India’s central bank said it had made the decision “in consultation with the Government of India”.
The circular replaces rules issued in 1997 allowing border trade to be settled through the barter system.
Under the existing system,traders can exchange goods worth less than US$20,000 including pulses and beans, fresh fruits and vegetables, spices, bamboo, forest products (excluding teak), tobacco and other commodities.
“Barter trade was initially permitted to facilitate exchange of locally produced commodities along the Indo-Myanmar border,” said the November 5 notice.
“As such, these transactions were not captured in the banking system or reflected in the trade statistics. However, over a period of time the trade basket has diversified and adequate banking presence is in place to support normal trade with Myanmar.”
Normal trade will take effect from December 1. Trade can be settled in any “permitted currency” in addition to the Asian Clearing Union mechanism. Under the ACU, traders can settle border trade through their respective central banks.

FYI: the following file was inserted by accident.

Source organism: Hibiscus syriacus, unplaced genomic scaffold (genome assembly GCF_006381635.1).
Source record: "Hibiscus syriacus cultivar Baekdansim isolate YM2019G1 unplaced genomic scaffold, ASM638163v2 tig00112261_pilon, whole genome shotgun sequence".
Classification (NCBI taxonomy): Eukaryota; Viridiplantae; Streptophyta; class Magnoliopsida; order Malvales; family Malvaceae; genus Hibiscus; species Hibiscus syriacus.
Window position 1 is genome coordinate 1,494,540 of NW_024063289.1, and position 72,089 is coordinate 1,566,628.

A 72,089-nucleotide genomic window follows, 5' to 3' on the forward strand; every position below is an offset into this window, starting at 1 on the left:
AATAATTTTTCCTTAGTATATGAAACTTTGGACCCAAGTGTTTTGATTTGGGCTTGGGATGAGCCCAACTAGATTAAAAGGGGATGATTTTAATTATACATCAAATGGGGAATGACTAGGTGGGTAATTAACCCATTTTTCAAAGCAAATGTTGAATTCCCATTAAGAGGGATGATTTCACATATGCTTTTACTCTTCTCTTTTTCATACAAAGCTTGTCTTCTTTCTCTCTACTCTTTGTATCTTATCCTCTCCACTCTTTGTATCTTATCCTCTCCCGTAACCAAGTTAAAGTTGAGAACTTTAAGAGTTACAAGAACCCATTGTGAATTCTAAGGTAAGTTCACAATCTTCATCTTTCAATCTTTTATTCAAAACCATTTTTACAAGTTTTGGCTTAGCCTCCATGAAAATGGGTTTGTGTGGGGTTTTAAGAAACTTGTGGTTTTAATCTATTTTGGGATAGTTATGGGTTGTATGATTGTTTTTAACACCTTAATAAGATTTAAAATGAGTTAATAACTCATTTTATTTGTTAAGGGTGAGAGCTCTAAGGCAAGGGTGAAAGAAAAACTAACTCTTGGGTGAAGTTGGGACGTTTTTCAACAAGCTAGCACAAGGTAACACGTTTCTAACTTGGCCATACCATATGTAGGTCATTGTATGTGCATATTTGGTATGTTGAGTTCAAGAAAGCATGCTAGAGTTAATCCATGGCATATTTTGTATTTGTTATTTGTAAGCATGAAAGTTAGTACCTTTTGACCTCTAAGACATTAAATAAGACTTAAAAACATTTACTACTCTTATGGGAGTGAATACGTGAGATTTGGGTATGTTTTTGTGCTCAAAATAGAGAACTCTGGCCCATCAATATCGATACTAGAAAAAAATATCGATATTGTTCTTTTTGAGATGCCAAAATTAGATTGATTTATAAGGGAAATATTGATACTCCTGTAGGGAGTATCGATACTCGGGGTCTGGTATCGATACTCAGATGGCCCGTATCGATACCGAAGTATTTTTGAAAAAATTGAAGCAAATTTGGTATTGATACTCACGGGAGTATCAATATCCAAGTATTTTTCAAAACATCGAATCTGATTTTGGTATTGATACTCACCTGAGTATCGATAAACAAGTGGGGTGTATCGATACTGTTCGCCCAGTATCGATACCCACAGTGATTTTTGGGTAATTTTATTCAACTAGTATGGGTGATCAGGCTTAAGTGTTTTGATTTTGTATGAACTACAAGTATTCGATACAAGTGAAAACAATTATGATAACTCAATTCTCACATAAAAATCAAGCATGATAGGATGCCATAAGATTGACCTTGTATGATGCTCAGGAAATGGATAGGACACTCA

Border trade with India accounts for just 0.8 percent of Myanmar’s overland trade this year as of end-September, according to official statistics.
U Win Myint, director general of the International Trade Promotion Department under the Ministry of Commerce, previously told The Myanmar Times that as of September, border trade with China was worth $2.1 billion, or 87pc of the total.
Myanmar shares borders with Bangladesh, China, India and Thailand.